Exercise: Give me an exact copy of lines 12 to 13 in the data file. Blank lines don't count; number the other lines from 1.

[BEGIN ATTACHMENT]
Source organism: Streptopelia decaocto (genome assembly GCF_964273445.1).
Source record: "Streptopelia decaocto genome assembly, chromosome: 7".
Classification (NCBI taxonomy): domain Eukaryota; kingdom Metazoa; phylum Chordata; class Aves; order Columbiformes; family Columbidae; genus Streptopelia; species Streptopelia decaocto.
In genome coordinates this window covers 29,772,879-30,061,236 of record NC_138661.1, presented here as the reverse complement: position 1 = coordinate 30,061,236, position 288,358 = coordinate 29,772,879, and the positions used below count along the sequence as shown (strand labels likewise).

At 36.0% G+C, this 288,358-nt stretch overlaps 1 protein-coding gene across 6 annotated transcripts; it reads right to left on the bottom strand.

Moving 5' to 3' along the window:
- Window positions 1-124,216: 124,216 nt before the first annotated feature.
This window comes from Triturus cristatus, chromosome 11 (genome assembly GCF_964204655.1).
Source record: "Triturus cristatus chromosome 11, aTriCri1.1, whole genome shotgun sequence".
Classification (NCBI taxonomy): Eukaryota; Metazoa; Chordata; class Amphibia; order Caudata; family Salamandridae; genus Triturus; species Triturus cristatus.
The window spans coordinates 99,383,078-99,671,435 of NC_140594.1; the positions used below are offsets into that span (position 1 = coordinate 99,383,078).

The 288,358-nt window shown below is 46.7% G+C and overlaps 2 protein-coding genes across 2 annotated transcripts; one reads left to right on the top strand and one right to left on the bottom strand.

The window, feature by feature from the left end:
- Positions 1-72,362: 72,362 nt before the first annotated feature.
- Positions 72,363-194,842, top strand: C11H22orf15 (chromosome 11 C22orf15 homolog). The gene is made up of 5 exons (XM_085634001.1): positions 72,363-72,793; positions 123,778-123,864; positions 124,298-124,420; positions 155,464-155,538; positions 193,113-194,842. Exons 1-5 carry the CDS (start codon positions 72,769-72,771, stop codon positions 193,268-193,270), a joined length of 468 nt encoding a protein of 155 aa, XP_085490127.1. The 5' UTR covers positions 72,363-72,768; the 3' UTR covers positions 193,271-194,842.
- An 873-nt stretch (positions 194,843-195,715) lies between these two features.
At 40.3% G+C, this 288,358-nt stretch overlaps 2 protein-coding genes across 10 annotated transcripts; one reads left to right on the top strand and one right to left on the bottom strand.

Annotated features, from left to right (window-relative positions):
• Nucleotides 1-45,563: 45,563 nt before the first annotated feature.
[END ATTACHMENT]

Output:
The 288,358-nt window shown below is 46.7% G+C and overlaps 2 protein-coding genes across 2 annotated transcripts; one reads left to right on the top strand and one right to left on the bottom strand.

The window, feature by feature from the left end: